My car wont start

Why wont my car start?

Engine cranking over and not starting? Engine not even cranking over at all?  Why wont my car start?  All of these are very good questions and it can be very frustrating at times when your engine is not starting.  There are a few different kind of no start conditions and we are going to take a very close look at just about each type of no start condition.  When your engine wont start, it will fall into one of two different categories.  The engine could be cranking over and not starting or it may not even be cranking over at all.  It is important to understand the difference between the two.

Engine not cranking over

Lets start by taking a look at a no crank condition.  This is where the starter does not even turn the engine over at all when turning the key to the “crank” position.  If you are not sure if your engine is cranking over or not, pop the hood and watch the serpentine belt or belts under the hood while someone turns to the key to the crank position.  If the belt(s) are not rotating when the key is turned to the “crank” position then your engine is not cranking over.  If this is the case, you will need to use a voltmeter to run some tests. Here is one for under 30 bucks. Most vehicles today use a 12 volt battery to provide the starter with enough cranking amps to crank the engine over in all type of weather conditions.  If you are experiencing a no crank condition, the battery is going to be the first thing to check.  Be sure that the battery has a full charge on it and that the battery voltage does not drop below 9.6 volts when turning the key to the crank position.  (you may need an assistant to help you do this).  If the battery drops below 9.6 volts when cranking the engine over, either the battery needs to be charged or the battery is bad and needs to be replaced.

If the battery checks out, then we move to the starter and connections.  We want to run this same test at the starter on both terminals.  Be sure that both terminals on the starter have FULL battery voltage with the key in the “crank” position.  If so, chances are the starter is bad and will need to be replaced.  If the battery checks out and there is low voltage to the starter, then you could just have a bad connection between the battery and starter.  If the starter does not have any voltage on the smaller terminal when turning the key to the crank position, then you could have a starting circuit or wiring issue going on causing this condition.  Sometimes a bad neutral safety switch or a clutch pedal position switch can prevent the starter from getting battery voltage when the key is turned to the crank position.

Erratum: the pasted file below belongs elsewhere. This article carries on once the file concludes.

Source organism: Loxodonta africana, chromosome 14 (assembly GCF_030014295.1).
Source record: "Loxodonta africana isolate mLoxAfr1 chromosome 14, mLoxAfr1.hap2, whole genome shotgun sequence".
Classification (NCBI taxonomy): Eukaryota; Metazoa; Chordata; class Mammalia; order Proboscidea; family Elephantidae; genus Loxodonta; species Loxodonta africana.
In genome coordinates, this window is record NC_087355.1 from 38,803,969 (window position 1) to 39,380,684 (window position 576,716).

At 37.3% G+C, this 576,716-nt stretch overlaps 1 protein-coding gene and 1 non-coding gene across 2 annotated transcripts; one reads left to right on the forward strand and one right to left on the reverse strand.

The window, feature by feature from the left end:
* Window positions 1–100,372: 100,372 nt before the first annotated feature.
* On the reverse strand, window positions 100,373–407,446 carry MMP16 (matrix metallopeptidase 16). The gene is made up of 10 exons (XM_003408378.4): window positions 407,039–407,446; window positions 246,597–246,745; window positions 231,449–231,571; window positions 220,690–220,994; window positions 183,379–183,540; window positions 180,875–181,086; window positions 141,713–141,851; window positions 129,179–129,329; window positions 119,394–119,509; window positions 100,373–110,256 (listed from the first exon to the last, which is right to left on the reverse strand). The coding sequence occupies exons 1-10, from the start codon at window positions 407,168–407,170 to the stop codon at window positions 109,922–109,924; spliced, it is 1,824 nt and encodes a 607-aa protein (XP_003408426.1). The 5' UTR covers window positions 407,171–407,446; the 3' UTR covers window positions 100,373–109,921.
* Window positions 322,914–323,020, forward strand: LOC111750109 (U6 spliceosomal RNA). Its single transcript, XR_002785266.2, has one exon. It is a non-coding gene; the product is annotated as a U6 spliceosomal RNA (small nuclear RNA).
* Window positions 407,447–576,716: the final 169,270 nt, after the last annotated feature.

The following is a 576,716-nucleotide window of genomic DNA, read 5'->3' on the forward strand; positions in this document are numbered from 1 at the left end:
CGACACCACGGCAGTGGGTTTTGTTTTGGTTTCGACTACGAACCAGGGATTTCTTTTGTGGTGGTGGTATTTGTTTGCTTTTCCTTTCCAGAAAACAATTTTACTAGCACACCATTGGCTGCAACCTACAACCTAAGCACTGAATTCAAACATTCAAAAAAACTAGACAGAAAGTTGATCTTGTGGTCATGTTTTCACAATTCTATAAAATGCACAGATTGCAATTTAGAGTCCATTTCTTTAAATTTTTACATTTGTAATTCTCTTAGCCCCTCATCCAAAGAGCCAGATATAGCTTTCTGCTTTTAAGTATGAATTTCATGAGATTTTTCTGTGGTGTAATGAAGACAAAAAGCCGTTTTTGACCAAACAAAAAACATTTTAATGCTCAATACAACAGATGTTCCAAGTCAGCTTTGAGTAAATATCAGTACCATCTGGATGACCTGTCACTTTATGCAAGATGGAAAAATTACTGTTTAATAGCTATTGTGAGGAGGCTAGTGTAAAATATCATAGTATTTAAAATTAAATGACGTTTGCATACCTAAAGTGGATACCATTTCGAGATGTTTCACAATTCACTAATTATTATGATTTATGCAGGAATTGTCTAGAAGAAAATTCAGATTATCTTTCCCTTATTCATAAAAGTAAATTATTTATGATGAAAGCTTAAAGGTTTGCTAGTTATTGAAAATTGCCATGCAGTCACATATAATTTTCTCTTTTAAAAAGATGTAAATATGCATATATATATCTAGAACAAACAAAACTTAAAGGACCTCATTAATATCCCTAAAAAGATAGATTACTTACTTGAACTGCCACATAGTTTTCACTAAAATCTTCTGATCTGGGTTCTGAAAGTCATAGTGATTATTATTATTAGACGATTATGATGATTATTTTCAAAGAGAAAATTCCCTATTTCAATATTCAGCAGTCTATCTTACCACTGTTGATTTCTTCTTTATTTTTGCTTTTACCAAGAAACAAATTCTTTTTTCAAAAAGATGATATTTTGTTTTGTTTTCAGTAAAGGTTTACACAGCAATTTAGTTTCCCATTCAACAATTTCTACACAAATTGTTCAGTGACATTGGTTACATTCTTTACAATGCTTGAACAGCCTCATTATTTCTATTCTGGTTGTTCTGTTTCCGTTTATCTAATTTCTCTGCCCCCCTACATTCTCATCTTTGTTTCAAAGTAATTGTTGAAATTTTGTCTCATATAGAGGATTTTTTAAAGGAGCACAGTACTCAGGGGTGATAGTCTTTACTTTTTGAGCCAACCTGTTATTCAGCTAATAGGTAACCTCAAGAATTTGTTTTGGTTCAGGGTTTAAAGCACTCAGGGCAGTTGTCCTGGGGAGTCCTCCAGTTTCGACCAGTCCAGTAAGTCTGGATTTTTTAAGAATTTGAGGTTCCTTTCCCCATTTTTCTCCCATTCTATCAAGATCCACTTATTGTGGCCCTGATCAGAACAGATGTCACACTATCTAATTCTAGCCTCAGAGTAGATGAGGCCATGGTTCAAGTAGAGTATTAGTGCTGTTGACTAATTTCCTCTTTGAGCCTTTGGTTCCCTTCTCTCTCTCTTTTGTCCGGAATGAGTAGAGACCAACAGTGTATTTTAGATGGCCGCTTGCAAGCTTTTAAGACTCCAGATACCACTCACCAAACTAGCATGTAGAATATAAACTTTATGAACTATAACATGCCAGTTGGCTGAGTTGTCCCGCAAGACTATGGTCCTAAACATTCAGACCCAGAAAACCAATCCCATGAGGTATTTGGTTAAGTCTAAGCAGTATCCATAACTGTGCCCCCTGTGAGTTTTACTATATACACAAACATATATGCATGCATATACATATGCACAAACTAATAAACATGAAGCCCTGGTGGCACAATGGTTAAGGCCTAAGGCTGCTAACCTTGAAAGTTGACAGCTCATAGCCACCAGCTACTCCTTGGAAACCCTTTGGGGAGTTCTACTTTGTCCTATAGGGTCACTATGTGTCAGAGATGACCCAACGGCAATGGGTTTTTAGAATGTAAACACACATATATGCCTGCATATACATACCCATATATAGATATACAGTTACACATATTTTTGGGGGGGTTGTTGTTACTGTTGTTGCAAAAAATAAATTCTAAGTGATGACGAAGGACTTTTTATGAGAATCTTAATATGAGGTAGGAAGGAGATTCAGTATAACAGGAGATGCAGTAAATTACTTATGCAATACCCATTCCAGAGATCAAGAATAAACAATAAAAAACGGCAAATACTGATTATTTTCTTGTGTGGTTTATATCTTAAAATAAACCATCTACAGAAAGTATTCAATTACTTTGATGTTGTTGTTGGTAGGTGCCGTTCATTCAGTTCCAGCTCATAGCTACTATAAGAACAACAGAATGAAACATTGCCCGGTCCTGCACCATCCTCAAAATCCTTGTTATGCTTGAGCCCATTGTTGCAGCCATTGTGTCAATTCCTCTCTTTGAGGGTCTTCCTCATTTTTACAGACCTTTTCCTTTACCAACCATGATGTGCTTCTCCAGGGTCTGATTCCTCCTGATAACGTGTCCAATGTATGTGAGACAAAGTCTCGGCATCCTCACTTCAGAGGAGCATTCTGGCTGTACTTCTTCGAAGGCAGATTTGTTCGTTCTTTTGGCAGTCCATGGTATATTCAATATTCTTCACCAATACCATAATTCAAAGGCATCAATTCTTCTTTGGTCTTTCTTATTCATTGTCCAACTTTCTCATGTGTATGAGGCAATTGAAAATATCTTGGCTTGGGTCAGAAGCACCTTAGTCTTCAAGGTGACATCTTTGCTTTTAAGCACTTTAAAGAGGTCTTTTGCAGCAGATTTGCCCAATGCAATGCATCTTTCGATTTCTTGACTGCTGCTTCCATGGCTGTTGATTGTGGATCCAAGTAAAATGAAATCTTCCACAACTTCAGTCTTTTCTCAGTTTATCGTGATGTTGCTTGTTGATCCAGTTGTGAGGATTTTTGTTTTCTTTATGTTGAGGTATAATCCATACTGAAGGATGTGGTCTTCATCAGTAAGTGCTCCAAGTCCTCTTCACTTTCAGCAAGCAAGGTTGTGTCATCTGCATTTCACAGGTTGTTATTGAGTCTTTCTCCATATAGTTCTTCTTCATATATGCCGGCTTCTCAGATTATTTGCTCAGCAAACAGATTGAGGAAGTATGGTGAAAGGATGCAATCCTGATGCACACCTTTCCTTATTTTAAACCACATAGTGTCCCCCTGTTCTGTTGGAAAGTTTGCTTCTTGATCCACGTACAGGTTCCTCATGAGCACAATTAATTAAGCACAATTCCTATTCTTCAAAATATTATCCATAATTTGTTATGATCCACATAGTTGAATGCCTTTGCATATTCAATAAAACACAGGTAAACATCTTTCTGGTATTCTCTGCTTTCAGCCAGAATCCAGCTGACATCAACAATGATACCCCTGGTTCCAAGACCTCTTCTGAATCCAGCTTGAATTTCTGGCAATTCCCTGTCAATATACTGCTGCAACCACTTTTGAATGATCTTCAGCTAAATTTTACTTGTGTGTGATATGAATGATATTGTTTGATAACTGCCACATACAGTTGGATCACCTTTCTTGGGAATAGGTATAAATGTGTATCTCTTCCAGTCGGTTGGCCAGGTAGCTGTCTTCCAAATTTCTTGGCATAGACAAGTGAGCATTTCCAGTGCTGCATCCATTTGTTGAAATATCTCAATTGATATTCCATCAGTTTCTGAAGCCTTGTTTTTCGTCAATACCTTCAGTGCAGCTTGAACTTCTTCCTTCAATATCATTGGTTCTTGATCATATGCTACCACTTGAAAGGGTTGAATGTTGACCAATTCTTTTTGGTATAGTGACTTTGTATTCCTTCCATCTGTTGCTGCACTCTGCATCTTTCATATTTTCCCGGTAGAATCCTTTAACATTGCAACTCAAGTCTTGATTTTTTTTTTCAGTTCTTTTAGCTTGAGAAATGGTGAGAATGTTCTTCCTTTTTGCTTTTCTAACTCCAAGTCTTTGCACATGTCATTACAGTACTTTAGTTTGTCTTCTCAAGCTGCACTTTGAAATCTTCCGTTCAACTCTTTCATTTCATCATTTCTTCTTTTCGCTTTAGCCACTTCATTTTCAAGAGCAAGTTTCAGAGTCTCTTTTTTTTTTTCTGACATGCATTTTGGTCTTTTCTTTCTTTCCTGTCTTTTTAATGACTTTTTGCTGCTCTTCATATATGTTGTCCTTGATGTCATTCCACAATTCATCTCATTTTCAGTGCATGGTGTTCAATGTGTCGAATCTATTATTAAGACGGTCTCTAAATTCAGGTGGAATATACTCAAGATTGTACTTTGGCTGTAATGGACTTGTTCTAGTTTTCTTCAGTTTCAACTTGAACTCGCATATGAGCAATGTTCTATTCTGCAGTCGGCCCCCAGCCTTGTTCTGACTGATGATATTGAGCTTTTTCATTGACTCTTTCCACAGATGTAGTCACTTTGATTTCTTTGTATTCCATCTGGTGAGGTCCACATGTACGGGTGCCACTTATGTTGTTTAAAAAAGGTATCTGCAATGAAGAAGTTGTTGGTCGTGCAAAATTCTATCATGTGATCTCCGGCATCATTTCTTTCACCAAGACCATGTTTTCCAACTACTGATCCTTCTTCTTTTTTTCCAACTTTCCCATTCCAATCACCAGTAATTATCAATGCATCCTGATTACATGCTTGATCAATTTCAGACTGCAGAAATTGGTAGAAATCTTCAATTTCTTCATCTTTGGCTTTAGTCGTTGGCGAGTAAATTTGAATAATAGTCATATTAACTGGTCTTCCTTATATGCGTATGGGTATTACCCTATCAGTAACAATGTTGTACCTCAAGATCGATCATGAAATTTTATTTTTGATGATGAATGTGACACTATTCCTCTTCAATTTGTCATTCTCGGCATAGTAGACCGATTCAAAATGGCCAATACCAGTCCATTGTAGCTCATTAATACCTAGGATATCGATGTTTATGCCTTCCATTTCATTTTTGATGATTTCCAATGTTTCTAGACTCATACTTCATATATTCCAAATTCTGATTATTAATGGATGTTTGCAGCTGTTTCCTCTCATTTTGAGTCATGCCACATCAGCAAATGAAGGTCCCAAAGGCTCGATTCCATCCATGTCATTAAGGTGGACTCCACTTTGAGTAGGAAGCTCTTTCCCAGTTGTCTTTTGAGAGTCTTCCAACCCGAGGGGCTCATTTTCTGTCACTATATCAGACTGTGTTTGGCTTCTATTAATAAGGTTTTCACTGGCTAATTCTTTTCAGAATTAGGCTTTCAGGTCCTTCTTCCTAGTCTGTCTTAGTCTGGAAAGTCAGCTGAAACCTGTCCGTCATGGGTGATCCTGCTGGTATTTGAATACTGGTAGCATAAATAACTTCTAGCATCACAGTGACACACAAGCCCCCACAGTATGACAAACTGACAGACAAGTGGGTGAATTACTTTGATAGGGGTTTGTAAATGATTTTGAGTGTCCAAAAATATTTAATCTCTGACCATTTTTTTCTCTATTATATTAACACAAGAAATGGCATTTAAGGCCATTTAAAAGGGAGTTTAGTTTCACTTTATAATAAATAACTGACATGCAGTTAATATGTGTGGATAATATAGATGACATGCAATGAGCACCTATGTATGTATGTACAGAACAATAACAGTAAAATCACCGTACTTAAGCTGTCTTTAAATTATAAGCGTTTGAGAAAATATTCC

Engine is cranking over but not starting

If your engine is cranking over and not starting, then there is a few other things that need to be taken into consideration.  There are three things that are needed for the engine to start and run.  The big three are Spark, fuel and compression.  The internal combustion engine should have no problem running once all three of these are in place.  Sometimes the air fuel ratio will be off preventing combustion from within the cylinders which can cause a no start.  If the engine is cranking over and not starting, the engine could be flooded or maybe there is gas but just not enough gas to get it to fire up.  This is especially true when starting an engine in cold weather.  The engine needs LOTS of fuel to get going and to fire up during a cold start in the middle of winter.  Another thing is ignition or a valve timing issue.  If spark fuel and compression are all present and the engine still wont start, your ignition or valve timing could be off.  You can check this my disconnecting power from the fuel pump by removing the fuse or even unplugging the injectors and see if the engine runs on starting fluid.  Just spray starting fluid into the intake while someone cranks the engine over.  If the ignition and valve timing are close (if not perfect) the engine should start and run.  If this is the case, chances are you just have a delivery concern.  Another thing that is overlooked is checking injector pulse.  If there is plenty of fuel pressure, you are going to want to see if there is injector pulse when cranking the engine over.  This is done with a tool called a noid light.  This tool plugs into the injector connector and should blink when cranking the engine over.  This means that the computer is pulsing the fuel injectors open to allow fuel into the combustion chamber.  There are several different styles of fuel injectors.  This means there are a few different styles of noid lights.  Here is a good noid light set that has all different style noid lights for only 30 bucks.

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